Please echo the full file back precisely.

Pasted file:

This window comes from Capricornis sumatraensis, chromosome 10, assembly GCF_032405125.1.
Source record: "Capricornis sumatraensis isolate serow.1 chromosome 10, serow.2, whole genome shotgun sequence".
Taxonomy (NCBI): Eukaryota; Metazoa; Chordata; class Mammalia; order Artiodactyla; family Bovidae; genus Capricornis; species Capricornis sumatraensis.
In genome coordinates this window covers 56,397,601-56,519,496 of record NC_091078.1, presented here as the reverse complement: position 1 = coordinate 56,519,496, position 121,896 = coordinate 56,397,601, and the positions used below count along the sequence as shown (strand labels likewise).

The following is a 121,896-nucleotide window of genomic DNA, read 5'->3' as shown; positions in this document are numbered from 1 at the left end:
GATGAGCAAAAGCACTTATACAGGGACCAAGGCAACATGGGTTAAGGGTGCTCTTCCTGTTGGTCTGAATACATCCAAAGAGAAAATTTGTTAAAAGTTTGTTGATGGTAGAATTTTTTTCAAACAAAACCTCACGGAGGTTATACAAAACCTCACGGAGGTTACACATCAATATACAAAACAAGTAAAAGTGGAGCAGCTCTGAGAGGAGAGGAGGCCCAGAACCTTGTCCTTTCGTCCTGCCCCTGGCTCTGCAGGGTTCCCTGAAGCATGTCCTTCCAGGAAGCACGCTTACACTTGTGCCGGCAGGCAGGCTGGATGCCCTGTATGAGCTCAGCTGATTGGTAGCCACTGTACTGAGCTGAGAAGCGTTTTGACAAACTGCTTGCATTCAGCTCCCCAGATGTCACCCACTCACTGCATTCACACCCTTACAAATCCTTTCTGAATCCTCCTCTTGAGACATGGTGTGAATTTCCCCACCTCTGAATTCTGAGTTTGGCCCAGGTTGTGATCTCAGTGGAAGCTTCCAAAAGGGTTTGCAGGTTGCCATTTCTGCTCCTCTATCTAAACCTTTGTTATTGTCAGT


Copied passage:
This window comes from Capricornis sumatraensis, chromosome 10, assembly GCF_032405125.1.
Source record: "Capricornis sumatraensis isolate serow.1 chromosome 10, serow.2, whole genome shotgun sequence".
Taxonomy (NCBI): Eukaryota; Metazoa; Chordata; class Mammalia; order Artiodactyla; family Bovidae; genus Capricornis; species Capricornis sumatraensis.
In genome coordinates this window covers 56,397,601-56,519,496 of record NC_091078.1, presented here as the reverse complement: position 1 = coordinate 56,519,496, position 121,896 = coordinate 56,397,601, and the positions used below count along the sequence as shown (strand labels likewise).

The following is a 121,896-nucleotide window of genomic DNA, read 5'->3' as shown; positions in this document are numbered from 1 at the left end:
GATGAGCAAAAGCACTTATACAGGGACCAAGGCAACATGGGTTAAGGGTGCTCTTCCTGTTGGTCTGAATACATCCAAAGAGAAAATTTGTTAAAAGTTTGTTGATGGTAGAATTTTTTTCAAACAAAACCTCACGGAGGTTATACAAAACCTCACGGAGGTTACACATCAATATACAAAACAAGTAAAAGTGGAGCAGCTCTGAGAGGAGAGGAGGCCCAGAACCTTGTCCTTTCGTCCTGCCCCTGGCTCTGCAGGGTTCCCTGAAGCATGTCCTTCCAGGAAGCACGCTTACACTTGTGCCGGCAGGCAGGCTGGATGCCCTGTATGAGCTCAGCTGATTGGTAGCCACTGTACTGAGCTGAGAAGCGTTTTGACAAACTGCTTGCATTCAGCTCCCCAGATGTCACCCACTCACTGCATTCACACCCTTACAAATCCTTTCTGAATCCTCCTCTTGAGACATGGTGTGAATTTCCCCACCTCTGAATTCTGAGTTTGGCCCAGGTTGTGATCTCAGTGGAAGCTTCCAAAAGGGTTTGCAGGTTGCCATTTCTGCTCCTCTATCTAAACCTTTGTTATTGTCAGT